After four years of nearly constant touring with both his band The Rentals and as the original bassist for Weezer, Matt Sharp was tired.
Those years had left him with the harsh realization that he didn’t want to continue The Rentals with its piecemeal lineup, and he didn’t want to continue as the bassist for Weezer. But the very idea of reforming the Rentals to record another album gave Sharp the willies, and the question of why he’s brought the Rentals back around still prompts those same creepy feelings.
“Every time the Rentals came up or someone said‚ “‘Hey you should make another Rentals record,’ a shiver went down my spine because it really seemed to be the most intimidating choice to make and the most difficult choice to make,” Sharp says in a phone interview with Xpress.
“My first thought was that [reforming the band] is looking rather intimidating. Even when you asked the question I felt like it was standing at the bottom of a very large hill,” he admits. His voice is deep and low, seeming to ponder every question as if he’s still faced with those decisions today.
“After the second Rentals record, and after juggling Weezer and the Rentals together, I basically hit a wall and had to get away,” Sharp says.
In a move that was more Rocky than Spinal Tap, Sharp battled his feelings of fatigue and self-doubt by retreating some 2,000 miles east of his Los Angeles home to Leipers Fork, Tenn., a tiny town near Nashville.
“The main thing about that period of my life is just starting over, and not making decisions based around the people that were in my life and the music that is on the radio,” he recalls.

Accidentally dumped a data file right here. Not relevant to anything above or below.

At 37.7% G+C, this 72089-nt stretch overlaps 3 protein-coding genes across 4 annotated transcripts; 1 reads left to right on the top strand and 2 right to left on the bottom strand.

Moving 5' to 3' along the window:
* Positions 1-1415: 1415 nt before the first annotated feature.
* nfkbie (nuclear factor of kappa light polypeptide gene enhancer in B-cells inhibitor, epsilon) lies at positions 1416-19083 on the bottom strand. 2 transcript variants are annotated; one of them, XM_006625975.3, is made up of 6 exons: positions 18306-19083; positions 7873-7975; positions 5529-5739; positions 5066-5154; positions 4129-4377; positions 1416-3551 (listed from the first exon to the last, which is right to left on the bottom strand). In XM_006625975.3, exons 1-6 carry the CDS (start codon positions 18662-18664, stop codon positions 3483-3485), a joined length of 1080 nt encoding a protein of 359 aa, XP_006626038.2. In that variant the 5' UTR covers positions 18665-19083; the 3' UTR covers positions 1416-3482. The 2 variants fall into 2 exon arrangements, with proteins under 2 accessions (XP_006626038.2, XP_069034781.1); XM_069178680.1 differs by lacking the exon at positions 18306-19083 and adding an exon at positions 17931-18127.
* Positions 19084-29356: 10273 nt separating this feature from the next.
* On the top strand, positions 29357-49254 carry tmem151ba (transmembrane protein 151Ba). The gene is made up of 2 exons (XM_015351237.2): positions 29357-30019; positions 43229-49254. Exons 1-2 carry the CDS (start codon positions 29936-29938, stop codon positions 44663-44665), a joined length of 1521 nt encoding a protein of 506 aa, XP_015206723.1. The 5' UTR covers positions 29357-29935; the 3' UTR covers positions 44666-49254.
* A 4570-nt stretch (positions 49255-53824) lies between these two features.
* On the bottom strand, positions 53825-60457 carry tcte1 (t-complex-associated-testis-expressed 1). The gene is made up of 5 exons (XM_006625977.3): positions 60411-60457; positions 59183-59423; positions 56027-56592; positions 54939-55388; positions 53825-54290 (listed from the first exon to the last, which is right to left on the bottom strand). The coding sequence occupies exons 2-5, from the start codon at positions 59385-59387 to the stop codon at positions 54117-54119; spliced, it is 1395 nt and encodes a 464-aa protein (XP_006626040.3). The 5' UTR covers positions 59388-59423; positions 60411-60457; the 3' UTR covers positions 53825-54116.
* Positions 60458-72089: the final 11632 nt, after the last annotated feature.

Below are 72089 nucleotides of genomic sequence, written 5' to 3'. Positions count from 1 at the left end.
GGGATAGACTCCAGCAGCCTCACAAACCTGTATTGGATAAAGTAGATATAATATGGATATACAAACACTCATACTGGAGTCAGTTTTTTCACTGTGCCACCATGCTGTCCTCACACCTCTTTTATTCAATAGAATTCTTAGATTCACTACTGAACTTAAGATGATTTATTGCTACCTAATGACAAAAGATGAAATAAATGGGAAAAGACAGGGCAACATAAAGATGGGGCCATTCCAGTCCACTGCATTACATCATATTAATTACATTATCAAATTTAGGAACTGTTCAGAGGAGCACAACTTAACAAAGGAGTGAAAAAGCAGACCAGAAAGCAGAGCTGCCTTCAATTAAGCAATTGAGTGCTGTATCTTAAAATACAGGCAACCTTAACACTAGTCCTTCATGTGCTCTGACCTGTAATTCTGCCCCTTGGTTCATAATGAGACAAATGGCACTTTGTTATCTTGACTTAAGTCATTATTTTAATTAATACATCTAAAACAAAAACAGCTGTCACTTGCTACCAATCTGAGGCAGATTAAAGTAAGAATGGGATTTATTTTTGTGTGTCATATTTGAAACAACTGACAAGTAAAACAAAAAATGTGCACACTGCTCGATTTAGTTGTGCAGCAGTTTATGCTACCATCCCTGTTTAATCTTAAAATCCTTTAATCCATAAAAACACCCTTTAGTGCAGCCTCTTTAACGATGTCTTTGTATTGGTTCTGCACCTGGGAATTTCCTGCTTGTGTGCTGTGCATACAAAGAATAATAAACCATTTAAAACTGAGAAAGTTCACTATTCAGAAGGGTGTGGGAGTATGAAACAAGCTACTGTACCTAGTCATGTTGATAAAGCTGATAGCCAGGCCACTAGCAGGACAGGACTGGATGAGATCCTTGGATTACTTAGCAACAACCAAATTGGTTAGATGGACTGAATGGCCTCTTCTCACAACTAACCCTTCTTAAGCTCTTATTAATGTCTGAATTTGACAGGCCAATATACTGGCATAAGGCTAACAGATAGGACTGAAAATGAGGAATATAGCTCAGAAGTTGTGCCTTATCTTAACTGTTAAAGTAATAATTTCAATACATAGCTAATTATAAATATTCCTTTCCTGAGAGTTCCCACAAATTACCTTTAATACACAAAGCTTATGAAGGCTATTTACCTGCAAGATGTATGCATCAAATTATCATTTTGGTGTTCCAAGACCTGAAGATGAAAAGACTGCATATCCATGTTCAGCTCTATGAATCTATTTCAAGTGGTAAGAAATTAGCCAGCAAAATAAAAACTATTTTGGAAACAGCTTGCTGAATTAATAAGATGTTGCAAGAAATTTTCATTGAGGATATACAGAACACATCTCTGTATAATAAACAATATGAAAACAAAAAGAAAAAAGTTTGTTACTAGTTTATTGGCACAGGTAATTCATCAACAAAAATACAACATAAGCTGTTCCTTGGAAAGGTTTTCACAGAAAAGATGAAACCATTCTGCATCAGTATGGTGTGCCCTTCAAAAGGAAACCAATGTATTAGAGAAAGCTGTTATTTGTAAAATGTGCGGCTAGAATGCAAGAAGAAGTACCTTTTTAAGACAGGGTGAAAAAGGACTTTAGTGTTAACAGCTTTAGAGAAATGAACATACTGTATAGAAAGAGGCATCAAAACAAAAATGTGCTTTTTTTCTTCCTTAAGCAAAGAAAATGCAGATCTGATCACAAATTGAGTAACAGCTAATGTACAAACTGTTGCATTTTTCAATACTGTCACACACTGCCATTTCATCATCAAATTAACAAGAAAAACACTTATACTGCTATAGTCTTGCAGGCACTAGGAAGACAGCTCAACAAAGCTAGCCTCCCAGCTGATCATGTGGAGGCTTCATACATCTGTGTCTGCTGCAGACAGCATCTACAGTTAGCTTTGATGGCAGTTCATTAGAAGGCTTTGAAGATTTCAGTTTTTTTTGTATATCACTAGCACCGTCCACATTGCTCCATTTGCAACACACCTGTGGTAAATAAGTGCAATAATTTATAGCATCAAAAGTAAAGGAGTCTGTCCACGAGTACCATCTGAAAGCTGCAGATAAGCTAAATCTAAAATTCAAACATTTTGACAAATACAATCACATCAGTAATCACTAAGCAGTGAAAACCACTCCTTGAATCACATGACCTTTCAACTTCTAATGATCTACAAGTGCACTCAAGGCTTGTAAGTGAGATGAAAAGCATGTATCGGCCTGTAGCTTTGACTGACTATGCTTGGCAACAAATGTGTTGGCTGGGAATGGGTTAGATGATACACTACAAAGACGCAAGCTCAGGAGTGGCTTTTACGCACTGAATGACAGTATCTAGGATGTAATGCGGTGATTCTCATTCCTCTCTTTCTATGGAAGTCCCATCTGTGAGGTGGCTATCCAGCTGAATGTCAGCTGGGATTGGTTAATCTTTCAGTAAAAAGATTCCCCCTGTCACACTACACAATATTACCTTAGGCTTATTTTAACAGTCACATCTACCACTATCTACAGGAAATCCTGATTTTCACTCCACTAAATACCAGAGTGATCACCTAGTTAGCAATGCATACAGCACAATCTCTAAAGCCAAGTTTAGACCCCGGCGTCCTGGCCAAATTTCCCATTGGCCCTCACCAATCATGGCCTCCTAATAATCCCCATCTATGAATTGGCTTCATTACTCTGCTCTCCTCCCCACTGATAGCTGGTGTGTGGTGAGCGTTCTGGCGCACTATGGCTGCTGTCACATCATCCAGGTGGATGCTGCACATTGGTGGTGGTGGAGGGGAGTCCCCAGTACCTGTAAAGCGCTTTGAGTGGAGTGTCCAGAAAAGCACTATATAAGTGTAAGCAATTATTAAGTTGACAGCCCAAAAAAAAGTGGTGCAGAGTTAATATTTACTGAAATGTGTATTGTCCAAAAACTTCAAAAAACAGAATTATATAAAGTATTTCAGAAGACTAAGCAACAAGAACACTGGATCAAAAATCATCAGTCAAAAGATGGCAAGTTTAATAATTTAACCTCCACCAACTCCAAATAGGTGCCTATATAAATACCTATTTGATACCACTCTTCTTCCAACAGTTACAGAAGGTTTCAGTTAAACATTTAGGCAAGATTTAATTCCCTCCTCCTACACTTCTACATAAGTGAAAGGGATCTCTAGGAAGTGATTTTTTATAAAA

The byproduct of that isolation was Sharp’s 2003 solo effort, Puckett’s Versus The Country Boy (In Music We Trust). It was a simple EP that featured Sharp reinventing himself as a more down-home singer/songwriter type. The quiet, introspective album didn’t register with fans, but Sharp says he still learned quite a bit from the experience.
“I went on the road, and traveled a bit in support of that record. Some of the shows were really intimate. ‘Intimate’ is a kind word to describe how small some of those shows were. I played every night and met everyone afterwards that would attend those shows, and I got a really good sense of gratitude for what I had in front of me. It gave me an appreciation for where I am and what I’m doing.”
What Sharp is doing now is making the Rentals—a group formerly composed of Sharp and whichever friends and peers he could find—into a “real” band, which is helping to ease his creative burden.
“If [the Rentals] were going to make another record, I wanted to put together a group that was in it for the long haul,” Sharp says.
With that, the Rentals were reborn. Mixing the infectious pop that brought him to prominence in Weezer with a warm-and-fuzzy synthesizer-heavy New Wave sound, the Rentals are the perfect summer band for the often intentionally awkward horned-rimmed-glasses crowd.
With the release of the band’s latest EP, Last Little Life (Boompa), Sharp and his cohorts turn back the dials on the Moog synthesizers, and turn up the melodies on four of the most saccharine-drenched ‘60s-style pop songs released this year—which is especially amazing considering the band originally had no intentions of releasing them.
“We were just creating some demos for our next album,” says Sharp. “After we were done recording, I asked a friend what he thought, and he said that these songs should be heard, and that I shouldn’t be so protective of the creative process.”
While Sharp suffers from the angst that comes with creating and heading a band, audiences haven’t seen traces of his neurosis in the Rentals’ live shows. Instead, the performances sound like a joyous racket created by musicians who love life. And when the band starts up the opening “Oo wee who who” of its biggest hit, 1995’s “Friends of P,” there isn’t a trace of the self-doubt that has plagued Sharp for so long.
In its place, there’s a smile. The Rentals have arrived, and they are here to stay.
[Jason Bugg is an Asheville freelance writer.]
The Rentals, with special guests Copeland and Goldenboy, play The Orange Peel (101 Biltmore Ave.) on Wednesday, Aug. 29. $16/$18. Info: www.theorangepeel.net or 225-5851.